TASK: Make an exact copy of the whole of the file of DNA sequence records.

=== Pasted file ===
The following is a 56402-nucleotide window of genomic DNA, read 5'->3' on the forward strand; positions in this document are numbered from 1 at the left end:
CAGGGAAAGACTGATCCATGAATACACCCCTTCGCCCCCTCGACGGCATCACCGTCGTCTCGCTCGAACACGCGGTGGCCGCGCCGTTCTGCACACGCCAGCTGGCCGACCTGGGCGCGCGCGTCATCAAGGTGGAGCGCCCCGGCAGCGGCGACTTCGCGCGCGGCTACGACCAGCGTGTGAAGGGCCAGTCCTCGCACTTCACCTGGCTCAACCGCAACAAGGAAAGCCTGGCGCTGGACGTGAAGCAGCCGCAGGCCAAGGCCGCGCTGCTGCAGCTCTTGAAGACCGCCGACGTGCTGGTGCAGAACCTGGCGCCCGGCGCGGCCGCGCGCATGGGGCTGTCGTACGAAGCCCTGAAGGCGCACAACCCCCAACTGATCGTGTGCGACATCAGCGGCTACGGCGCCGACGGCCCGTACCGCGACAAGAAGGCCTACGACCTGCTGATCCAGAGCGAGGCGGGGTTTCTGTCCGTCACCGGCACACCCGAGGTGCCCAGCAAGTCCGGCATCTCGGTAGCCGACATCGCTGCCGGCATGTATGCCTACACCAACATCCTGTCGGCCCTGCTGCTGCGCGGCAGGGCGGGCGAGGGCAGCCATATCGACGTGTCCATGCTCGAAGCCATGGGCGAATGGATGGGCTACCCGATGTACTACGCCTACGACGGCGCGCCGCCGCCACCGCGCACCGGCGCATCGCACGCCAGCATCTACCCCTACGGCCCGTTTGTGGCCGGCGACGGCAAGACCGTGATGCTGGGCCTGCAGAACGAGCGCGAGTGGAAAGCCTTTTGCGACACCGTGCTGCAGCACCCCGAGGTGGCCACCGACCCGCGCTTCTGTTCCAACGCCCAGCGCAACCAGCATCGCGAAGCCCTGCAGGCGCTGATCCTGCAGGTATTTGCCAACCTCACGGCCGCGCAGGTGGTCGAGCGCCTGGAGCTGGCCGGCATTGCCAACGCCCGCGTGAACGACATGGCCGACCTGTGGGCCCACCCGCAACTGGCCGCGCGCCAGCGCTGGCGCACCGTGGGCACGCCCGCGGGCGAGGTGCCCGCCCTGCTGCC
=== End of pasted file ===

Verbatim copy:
The following is a 56402-nucleotide window of genomic DNA, read 5'->3' on the forward strand; positions in this document are numbered from 1 at the left end:
CAGGGAAAGACTGATCCATGAATACACCCCTTCGCCCCCTCGACGGCATCACCGTCGTCTCGCTCGAACACGCGGTGGCCGCGCCGTTCTGCACACGCCAGCTGGCCGACCTGGGCGCGCGCGTCATCAAGGTGGAGCGCCCCGGCAGCGGCGACTTCGCGCGCGGCTACGACCAGCGTGTGAAGGGCCAGTCCTCGCACTTCACCTGGCTCAACCGCAACAAGGAAAGCCTGGCGCTGGACGTGAAGCAGCCGCAGGCCAAGGCCGCGCTGCTGCAGCTCTTGAAGACCGCCGACGTGCTGGTGCAGAACCTGGCGCCCGGCGCGGCCGCGCGCATGGGGCTGTCGTACGAAGCCCTGAAGGCGCACAACCCCCAACTGATCGTGTGCGACATCAGCGGCTACGGCGCCGACGGCCCGTACCGCGACAAGAAGGCCTACGACCTGCTGATCCAGAGCGAGGCGGGGTTTCTGTCCGTCACCGGCACACCCGAGGTGCCCAGCAAGTCCGGCATCTCGGTAGCCGACATCGCTGCCGGCATGTATGCCTACACCAACATCCTGTCGGCCCTGCTGCTGCGCGGCAGGGCGGGCGAGGGCAGCCATATCGACGTGTCCATGCTCGAAGCCATGGGCGAATGGATGGGCTACCCGATGTACTACGCCTACGACGGCGCGCCGCCGCCACCGCGCACCGGCGCATCGCACGCCAGCATCTACCCCTACGGCCCGTTTGTGGCCGGCGACGGCAAGACCGTGATGCTGGGCCTGCAGAACGAGCGCGAGTGGAAAGCCTTTTGCGACACCGTGCTGCAGCACCCCGAGGTGGCCACCGACCCGCGCTTCTGTTCCAACGCCCAGCGCAACCAGCATCGCGAAGCCCTGCAGGCGCTGATCCTGCAGGTATTTGCCAACCTCACGGCCGCGCAGGTGGTCGAGCGCCTGGAGCTGGCCGGCATTGCCAACGCCCGCGTGAACGACATGGCCGACCTGTGGGCCCACCCGCAACTGGCCGCGCGCCAGCGCTGGCGCACCGTGGGCACGCCCGCGGGCGAGGTGCCCGCCCTGCTGCC